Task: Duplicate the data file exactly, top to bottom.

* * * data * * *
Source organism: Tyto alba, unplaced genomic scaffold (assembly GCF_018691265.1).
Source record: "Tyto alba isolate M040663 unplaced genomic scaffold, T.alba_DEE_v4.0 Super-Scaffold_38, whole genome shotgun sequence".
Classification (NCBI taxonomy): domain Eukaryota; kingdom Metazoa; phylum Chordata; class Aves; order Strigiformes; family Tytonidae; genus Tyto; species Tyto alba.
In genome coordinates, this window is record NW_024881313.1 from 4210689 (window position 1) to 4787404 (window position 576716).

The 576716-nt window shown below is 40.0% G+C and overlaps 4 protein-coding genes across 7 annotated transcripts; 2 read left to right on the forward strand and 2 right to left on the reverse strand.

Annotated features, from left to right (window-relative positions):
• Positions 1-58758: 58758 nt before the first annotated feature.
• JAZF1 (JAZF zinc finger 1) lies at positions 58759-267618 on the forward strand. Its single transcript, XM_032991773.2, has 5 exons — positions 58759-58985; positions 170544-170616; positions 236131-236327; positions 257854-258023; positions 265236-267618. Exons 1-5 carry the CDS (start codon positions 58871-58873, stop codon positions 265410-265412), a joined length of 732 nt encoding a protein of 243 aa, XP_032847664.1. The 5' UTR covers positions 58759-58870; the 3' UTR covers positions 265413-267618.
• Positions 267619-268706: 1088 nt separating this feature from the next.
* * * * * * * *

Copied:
Source organism: Tyto alba, unplaced genomic scaffold (assembly GCF_018691265.1).
Source record: "Tyto alba isolate M040663 unplaced genomic scaffold, T.alba_DEE_v4.0 Super-Scaffold_38, whole genome shotgun sequence".
Classification (NCBI taxonomy): domain Eukaryota; kingdom Metazoa; phylum Chordata; class Aves; order Strigiformes; family Tytonidae; genus Tyto; species Tyto alba.
In genome coordinates, this window is record NW_024881313.1 from 4210689 (window position 1) to 4787404 (window position 576716).

The 576716-nt window shown below is 40.0% G+C and overlaps 4 protein-coding genes across 7 annotated transcripts; 2 read left to right on the forward strand and 2 right to left on the reverse strand.

Annotated features, from left to right (window-relative positions):
• Positions 1-58758: 58758 nt before the first annotated feature.
• JAZF1 (JAZF zinc finger 1) lies at positions 58759-267618 on the forward strand. Its single transcript, XM_032991773.2, has 5 exons — positions 58759-58985; positions 170544-170616; positions 236131-236327; positions 257854-258023; positions 265236-267618. Exons 1-5 carry the CDS (start codon positions 58871-58873, stop codon positions 265410-265412), a joined length of 732 nt encoding a protein of 243 aa, XP_032847664.1. The 5' UTR covers positions 58759-58870; the 3' UTR covers positions 265413-267618.
• Positions 267619-268706: 1088 nt separating this feature from the next.